full title · The Year of Magical Thinking
author · Joan Didion
type of work · Memoir/Essay
genre · Memoir, Grief literature
language · English
time and place written · New York, October 2004 to January 2005
date of first publication · October 4, 2005
publisher · Alfred A. Knopf
narrator · Joan Didion
point of view · First person
tone · Introspective, melancholy, matter-of-fact
tense · Present
setting (time) · December 2003 through December 2004; various times in flashback
setting (place) · New York City and Los Angeles; various locations in flashback
protagonist · Joan Didion
major conflict · Journalist Joan Didion attempts to come to terms with her grief over the sudden death of her husband, John, and her adult daughter Quintana’s serious illness.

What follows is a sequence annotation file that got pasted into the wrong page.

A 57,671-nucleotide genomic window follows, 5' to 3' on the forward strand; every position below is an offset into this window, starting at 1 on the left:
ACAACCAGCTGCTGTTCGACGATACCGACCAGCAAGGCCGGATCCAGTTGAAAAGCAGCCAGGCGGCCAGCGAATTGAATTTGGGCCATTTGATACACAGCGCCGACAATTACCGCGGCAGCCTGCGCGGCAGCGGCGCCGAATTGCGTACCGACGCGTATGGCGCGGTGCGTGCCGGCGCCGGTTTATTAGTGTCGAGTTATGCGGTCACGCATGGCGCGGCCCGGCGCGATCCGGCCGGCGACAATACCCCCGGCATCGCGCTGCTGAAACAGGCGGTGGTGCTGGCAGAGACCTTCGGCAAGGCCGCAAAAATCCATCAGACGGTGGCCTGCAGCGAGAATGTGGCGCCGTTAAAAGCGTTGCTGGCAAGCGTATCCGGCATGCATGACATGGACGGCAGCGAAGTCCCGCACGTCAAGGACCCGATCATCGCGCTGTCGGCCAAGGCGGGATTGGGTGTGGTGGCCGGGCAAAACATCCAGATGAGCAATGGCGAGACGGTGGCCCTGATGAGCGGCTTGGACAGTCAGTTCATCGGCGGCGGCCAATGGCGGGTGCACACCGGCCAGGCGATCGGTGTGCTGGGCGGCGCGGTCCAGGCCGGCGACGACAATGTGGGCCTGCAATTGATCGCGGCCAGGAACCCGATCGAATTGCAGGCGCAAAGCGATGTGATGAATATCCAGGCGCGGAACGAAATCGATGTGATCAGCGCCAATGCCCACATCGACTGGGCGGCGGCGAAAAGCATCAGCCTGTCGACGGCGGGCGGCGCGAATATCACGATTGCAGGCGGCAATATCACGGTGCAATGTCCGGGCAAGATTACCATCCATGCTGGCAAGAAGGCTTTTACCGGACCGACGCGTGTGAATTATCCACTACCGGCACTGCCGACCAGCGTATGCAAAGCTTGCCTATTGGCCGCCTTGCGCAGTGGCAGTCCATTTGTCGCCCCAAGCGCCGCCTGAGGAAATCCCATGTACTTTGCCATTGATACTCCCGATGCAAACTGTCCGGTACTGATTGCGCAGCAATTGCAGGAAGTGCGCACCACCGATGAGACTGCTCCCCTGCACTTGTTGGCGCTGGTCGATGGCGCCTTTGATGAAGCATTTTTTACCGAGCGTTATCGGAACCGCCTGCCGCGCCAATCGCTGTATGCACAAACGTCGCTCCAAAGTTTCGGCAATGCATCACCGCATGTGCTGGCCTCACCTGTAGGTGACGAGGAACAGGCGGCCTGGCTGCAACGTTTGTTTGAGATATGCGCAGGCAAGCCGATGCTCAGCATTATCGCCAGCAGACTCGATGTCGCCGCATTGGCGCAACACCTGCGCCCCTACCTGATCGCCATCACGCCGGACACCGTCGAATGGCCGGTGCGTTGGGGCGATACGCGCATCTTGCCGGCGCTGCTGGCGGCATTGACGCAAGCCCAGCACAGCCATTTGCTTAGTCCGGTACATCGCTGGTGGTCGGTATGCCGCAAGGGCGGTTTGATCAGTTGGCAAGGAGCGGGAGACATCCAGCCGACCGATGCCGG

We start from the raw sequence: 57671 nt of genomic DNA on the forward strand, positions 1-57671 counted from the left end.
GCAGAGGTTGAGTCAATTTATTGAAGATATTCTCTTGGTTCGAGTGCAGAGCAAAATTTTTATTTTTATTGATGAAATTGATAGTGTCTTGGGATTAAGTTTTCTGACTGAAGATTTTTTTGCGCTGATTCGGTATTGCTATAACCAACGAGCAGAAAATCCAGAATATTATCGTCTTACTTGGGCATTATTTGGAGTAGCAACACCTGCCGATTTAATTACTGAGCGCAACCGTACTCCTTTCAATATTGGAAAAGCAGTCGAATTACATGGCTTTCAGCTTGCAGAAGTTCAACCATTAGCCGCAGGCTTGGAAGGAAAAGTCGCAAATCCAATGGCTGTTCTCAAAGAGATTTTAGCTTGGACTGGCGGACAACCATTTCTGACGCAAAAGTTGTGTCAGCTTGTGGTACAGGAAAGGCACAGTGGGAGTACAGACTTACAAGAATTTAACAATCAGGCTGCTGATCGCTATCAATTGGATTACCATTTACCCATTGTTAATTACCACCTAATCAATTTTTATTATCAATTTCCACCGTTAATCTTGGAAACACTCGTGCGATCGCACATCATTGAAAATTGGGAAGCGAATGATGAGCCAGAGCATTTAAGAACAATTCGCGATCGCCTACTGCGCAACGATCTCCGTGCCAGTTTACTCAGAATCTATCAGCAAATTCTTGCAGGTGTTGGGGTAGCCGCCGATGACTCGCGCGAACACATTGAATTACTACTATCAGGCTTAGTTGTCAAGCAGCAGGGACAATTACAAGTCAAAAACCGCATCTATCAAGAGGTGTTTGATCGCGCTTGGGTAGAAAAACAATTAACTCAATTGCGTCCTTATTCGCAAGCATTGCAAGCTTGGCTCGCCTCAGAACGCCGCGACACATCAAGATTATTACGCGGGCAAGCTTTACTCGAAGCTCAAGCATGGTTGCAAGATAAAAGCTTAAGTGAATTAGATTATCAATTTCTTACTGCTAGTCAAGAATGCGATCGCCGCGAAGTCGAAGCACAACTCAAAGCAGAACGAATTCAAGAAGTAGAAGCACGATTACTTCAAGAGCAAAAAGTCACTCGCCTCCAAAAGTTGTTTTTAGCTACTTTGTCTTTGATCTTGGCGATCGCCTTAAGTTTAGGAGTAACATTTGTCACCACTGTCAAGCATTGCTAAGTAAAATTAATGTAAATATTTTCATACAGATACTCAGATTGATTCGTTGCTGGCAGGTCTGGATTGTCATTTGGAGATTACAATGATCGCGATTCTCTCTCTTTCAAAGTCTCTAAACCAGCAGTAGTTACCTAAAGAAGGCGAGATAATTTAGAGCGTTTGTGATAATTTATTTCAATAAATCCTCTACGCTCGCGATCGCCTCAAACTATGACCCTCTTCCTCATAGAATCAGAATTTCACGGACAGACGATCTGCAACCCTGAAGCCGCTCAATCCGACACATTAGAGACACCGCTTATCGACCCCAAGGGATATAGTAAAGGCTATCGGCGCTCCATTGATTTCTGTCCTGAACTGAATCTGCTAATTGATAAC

rising action · Didion must cope with the sudden shock and aftermath of her husband John’s death while caring for her ailing daughter, Quintana.
climax · Quintana collapses and undergoes neurosurgery, requiring Didion to fly to Los Angeles to be with her daughter while still reeling from the death of her husband.
falling action · As Quintana’s health begins to improve, Joan Didion begins to come to terms with the feelings of helplessness and insanity that dominated the year after her husband’s death.
themes · Grief as a state of temporary mental illness, the pathology of grief in American culture, the role of family relationships in shaping individual identity
motifs · Magical thinking, the vortex effect, the ordinary instant
symbols · Waves, flowers
foreshadowing · After she first tells Quintana about her father’s death, Didion reveals that she will have to tell her daughter about her father’s death three times before Quintana absorbs the news.